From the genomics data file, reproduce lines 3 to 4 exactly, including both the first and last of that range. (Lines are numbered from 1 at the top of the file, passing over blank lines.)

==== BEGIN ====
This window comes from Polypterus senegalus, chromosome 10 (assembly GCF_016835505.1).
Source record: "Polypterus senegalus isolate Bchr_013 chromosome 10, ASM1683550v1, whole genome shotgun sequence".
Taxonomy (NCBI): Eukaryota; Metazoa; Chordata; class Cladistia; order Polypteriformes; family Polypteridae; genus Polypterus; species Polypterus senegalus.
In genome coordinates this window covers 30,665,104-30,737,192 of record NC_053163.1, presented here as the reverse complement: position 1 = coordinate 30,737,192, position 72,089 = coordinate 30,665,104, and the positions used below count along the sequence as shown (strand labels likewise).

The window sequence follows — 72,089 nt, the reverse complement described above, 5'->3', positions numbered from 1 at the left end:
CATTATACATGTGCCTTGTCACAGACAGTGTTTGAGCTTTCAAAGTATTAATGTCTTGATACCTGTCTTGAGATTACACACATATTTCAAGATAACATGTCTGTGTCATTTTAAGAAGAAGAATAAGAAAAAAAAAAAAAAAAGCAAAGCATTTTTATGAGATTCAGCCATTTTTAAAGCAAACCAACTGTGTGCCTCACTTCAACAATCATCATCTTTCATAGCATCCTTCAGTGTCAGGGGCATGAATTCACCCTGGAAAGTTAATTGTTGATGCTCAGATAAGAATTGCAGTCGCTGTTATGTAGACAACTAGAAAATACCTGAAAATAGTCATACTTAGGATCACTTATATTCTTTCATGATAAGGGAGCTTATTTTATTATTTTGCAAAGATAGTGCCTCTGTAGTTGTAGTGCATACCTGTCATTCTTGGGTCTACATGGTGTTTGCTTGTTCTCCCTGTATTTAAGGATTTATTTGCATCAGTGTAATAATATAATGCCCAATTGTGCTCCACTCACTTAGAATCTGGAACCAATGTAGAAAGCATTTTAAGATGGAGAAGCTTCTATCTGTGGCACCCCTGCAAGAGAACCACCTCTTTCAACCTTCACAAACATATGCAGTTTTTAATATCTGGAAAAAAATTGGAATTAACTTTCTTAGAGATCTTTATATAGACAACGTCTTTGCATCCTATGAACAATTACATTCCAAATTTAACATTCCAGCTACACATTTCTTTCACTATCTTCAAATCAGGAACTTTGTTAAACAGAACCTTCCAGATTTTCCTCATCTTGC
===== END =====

Taxonomy (NCBI): Eukaryota; Metazoa; Chordata; class Cladistia; order Polypteriformes; family Polypteridae; genus Polypterus; species Polypterus senegalus.
In genome coordinates this window covers 30,665,104-30,737,192 of record NC_053163.1, presented here as the reverse complement: position 1 = coordinate 30,737,192, position 72,089 = coordinate 30,665,104, and the positions used below count along the sequence as shown (strand labels likewise).